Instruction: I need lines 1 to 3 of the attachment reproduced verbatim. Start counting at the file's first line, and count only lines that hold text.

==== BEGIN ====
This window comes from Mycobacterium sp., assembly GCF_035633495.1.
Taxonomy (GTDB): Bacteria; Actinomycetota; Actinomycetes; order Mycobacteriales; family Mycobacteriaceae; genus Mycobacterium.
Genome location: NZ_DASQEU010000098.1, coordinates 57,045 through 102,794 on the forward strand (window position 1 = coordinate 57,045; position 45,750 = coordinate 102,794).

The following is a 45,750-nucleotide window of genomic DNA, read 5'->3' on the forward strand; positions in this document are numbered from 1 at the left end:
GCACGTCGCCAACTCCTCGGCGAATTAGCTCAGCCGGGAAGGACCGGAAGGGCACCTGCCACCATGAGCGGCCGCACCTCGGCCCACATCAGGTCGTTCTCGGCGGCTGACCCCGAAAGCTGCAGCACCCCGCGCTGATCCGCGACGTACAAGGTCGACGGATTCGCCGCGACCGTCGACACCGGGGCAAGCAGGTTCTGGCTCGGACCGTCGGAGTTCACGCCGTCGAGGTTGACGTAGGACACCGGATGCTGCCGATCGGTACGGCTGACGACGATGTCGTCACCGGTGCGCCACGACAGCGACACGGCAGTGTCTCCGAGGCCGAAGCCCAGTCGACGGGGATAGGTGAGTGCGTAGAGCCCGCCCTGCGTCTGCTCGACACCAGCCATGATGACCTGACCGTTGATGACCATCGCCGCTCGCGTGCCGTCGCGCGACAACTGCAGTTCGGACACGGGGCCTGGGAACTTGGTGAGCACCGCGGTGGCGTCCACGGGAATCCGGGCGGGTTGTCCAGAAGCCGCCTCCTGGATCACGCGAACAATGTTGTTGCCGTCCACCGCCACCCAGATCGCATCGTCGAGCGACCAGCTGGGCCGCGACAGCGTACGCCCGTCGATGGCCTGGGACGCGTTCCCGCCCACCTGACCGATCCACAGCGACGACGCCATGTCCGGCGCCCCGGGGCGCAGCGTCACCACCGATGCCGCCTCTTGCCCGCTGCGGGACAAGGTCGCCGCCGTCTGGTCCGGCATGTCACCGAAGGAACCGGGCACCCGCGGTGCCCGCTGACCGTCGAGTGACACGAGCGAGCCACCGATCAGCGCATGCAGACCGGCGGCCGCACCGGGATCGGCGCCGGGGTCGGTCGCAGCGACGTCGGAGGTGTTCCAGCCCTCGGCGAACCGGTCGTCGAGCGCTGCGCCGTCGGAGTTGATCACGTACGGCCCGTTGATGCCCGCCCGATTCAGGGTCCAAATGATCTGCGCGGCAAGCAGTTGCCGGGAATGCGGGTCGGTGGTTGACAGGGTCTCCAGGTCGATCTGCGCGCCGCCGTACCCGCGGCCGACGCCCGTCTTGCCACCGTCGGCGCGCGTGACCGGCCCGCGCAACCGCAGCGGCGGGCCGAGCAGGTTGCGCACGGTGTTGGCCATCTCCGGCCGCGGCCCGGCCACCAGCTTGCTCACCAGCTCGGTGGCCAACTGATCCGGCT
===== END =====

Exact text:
This window comes from Mycobacterium sp., assembly GCF_035633495.1.
Taxonomy (GTDB): Bacteria; Actinomycetota; Actinomycetes; order Mycobacteriales; family Mycobacteriaceae; genus Mycobacterium.
Genome location: NZ_DASQEU010000098.1, coordinates 57,045 through 102,794 on the forward strand (window position 1 = coordinate 57,045; position 45,750 = coordinate 102,794).